What is RAID?

Discussion in 'General Mac Discussion' started by Groovsonic, May 19, 2003.

  1. Groovsonic macrumors regular

    Joined:
    Oct 4, 2002
    Location:
    Near Chicago, Illinois
    #1
    Hi!
    Dumb question: What is RAID? I know it has something to do with multiple drives, and I think splitting up data between the drives, but what is the purpose? Is it faster than having data stored on a single drive, or is it slower? Any information would be much appreciated.

    Thanks
     
  2. eyelikeart Moderator emeritus

    eyelikeart

    Joined:
    Jan 2, 2001
    Location:
    Metairie, LA
    #2
    RAID is an acronym for Redundant Array of Inexpensive (or Independent) Disks. A RAID array is a collection of drives which collectively act as a single storage system, which can tolerate the failure of a drive without losing data, and which can operate independently of each other.

    more information can be www.adaptec.com/technology/whitepapers/raid.html+raid+explanation&hl=en&ie=UTF-8]found here[/URL] on the different levels of RAID...
     
  3. Groovsonic thread starter macrumors regular

    Joined:
    Oct 4, 2002
    Location:
    Near Chicago, Illinois
    #3
    Thanks eyelikeart. Although the link was apparently broken, I basically traced your steps to find the infromation. It was interesting.

    Does anyone know how much faster accessing information would be with say a 3 or 4 drive raid than a single dirve? I want to know if it is worth investing in for my Music recording and video editing.

    Thanks
     
  4. Eniregnat macrumors 68000

    Eniregnat

    Joined:
    Jan 22, 2003
    Location:
    In your head.
    #4
    Your speed will be reduced, as 1/3 of all writing (in a 3 drive RAID) would be redundant and spread across the other two drives.- Simplistic and not completely correct, but close enough. It also depends on how your accessing your RAID drive. A NAS (Network Attached Storage- a kind of RAID) will be significantly slower because of the CAT5 bottleneck, a fiber line would be faster, SCSI2 still faster, etc...)
     
  5. LethalWolfe macrumors G3

    LethalWolfe

    Joined:
    Jan 11, 2002
    Location:
    Los Angeles
    #5
    I don't think it will speed up your audio editing, but for video it might under certain conditions. If you are editing DV you will see no improvement when using a RAID (current 7200RPM HDDs are more than fast enough to handle DV). If you are editing uncompressed video... well... if you were editing uncompressed video you'd already be using a RAID. ;)



    Lethal
     
  6. Groovsonic thread starter macrumors regular

    Joined:
    Oct 4, 2002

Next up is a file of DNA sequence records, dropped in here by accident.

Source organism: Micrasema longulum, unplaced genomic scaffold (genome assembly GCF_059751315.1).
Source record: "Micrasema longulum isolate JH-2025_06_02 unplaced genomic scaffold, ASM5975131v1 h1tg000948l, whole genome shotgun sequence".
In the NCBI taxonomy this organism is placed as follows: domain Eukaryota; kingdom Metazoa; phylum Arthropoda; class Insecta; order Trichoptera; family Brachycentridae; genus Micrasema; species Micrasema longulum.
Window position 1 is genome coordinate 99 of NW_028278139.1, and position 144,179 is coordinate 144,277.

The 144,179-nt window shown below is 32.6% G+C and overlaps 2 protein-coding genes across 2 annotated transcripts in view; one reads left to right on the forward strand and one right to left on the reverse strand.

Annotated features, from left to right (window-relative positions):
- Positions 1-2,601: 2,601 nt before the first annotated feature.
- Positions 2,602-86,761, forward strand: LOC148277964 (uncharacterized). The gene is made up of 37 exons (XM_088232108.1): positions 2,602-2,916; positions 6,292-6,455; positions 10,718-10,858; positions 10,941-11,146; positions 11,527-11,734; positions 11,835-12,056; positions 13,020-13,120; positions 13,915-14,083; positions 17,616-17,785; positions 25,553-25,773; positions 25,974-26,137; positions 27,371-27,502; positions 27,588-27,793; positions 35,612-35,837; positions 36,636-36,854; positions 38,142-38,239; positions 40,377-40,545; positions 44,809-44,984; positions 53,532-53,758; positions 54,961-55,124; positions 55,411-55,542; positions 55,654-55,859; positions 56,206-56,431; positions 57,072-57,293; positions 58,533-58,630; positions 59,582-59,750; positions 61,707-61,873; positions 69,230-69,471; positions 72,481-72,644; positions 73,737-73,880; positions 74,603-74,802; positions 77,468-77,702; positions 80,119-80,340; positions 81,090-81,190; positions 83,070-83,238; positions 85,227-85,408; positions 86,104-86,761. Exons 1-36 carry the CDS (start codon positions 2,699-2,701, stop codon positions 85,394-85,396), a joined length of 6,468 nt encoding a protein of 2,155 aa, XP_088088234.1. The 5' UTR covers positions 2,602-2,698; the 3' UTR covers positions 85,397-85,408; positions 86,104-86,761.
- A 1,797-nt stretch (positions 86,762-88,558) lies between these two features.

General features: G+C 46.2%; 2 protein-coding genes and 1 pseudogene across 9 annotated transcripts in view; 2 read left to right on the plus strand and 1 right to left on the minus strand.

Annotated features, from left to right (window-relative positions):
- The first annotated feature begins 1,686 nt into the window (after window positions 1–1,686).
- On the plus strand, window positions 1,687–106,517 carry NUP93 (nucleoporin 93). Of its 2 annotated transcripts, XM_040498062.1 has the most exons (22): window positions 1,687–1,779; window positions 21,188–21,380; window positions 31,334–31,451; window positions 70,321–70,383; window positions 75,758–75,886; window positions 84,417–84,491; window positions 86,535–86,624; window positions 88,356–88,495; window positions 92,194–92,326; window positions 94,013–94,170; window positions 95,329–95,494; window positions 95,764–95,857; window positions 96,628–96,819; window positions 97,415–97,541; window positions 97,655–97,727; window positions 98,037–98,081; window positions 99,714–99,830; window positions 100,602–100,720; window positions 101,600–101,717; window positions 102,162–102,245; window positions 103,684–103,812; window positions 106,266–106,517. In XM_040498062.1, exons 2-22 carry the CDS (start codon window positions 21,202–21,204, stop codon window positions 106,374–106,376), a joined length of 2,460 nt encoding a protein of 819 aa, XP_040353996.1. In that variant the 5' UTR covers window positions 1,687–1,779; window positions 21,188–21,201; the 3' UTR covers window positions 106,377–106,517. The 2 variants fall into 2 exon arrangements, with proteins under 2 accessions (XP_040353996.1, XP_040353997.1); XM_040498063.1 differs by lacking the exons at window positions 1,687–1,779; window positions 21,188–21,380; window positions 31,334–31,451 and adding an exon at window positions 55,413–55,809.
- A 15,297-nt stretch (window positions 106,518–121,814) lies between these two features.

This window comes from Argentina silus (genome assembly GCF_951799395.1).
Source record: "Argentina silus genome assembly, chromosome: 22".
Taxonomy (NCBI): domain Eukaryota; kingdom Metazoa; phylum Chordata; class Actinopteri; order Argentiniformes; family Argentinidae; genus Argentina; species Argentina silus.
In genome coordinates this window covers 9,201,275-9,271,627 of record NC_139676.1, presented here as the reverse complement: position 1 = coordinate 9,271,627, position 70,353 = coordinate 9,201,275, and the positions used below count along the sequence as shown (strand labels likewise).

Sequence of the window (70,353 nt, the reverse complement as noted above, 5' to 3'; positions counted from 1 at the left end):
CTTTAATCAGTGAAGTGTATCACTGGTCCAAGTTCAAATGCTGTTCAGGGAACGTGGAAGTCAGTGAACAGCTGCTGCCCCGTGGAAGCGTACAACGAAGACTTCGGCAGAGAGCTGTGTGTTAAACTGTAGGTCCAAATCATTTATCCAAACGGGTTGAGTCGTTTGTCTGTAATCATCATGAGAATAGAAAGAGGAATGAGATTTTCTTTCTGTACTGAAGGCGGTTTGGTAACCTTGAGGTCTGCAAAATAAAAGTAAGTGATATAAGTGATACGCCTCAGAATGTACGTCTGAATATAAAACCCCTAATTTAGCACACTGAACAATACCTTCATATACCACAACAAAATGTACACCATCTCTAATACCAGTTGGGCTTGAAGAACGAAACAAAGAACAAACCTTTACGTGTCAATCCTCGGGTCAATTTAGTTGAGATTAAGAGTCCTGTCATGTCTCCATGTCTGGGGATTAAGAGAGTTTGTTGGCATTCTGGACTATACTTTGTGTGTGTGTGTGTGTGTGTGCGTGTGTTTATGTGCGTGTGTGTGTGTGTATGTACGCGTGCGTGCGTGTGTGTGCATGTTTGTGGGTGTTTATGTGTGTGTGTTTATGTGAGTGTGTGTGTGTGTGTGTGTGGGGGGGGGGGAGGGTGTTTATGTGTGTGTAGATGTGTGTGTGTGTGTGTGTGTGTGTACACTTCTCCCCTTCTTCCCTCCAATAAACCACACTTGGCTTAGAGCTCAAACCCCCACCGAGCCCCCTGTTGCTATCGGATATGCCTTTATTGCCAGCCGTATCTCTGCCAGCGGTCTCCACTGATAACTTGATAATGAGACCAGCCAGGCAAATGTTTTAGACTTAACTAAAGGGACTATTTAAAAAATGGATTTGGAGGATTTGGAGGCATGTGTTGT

Location:
    Near Chicago, Illinois
    #6
    Reallly? I must have misunderstood the idea. I thought it could be significantly faster because you are spreading data out over multiple drives and since all of the drives can be running at once, data can be pulled back faster. Is the only purpose of RAID for data protection?
     
  7. Groovsonic thread starter macrumors regular

    Joined:
    Oct 4, 2002
    Location:
    Near Chicago, Illinois
    #7
    So then I should just invest in one good FW HD instead of a few because I will see little to no improvement. Thanks for the info.
     
  8. LethalWolfe macrumors G3

    LethalWolfe

    Joined:
    Jan 11, 2002
    Location:
    Los Angeles
    #8
    Get a Firewire drive that uses the Oxford 911 chipset (if the drive uses it they'll advertise that fact) and you will be good to go for all yer DV storage needs. ;)


    Lethal
     
  9. Groovsonic thread starter macrumors regular

    Joined:
    Oct 4, 2002
    Location:
    Near Chicago, Illinois
  10. mc68k macrumors 68000

    mc68k

    Joined:
    Apr 16, 2002
    #10
    here's the best place if you want a full understanding of RAID and other HDD technologies.
     
  11. LimeLite macrumors 6502a

    LimeLite

    Joined:
    Mar 20, 2003
    Location:
    Los Angeles, Ca
    #11
    My understanding is that RAID doesn't spread data over multiple drives, it stores *the same* date across multiple drives. It can basically be used as an instant backup. When you save a document, it gets saved to all the drives that are linked. It's used more to backup stuff in case one drive fails.
     
  12. mc68k macrumors 68000

    mc68k

    Joined:
    Apr 16, 2002
    #12
    it can be. data can also be 'striped' or be split over multiple drives as one virtual volume.

    here's a brief description of the different types of RAID (levels) and what they do.
     
  13. destroyboredom macrumors 6502

    Joined:
    Dec 16, 2002
    Location:
    Washington, DC.
    #13
    I believe it all depends on what type of RAID you setup, while it is commonly used in servers for back up it is also used in a striping fashion. So your data is written to 2 drives at the same time. So basically if you d/l an Mp3 to a raid 0 (someone correct me if i'm wrong) configuration it will write half the data to one drive and half to another. I'm 99% sure this speeds things up a little (write and access time). The down fall is if one drive goes...bye bye data.
     
  14. patrick0brien macrumors 68040

    patrick0brien

    Joined:
    Oct 24, 2002
    Location:
    The West Loop
    #14
    -destroyboredom

    You're describing what sounds like RAID Lev. 0 - technically not RAID, as there's no 'R' (redundancy) in the array.

    That link above is one of the best, most concise table of RAID levels I've seen. I'm so scraping that.
     

Share This Page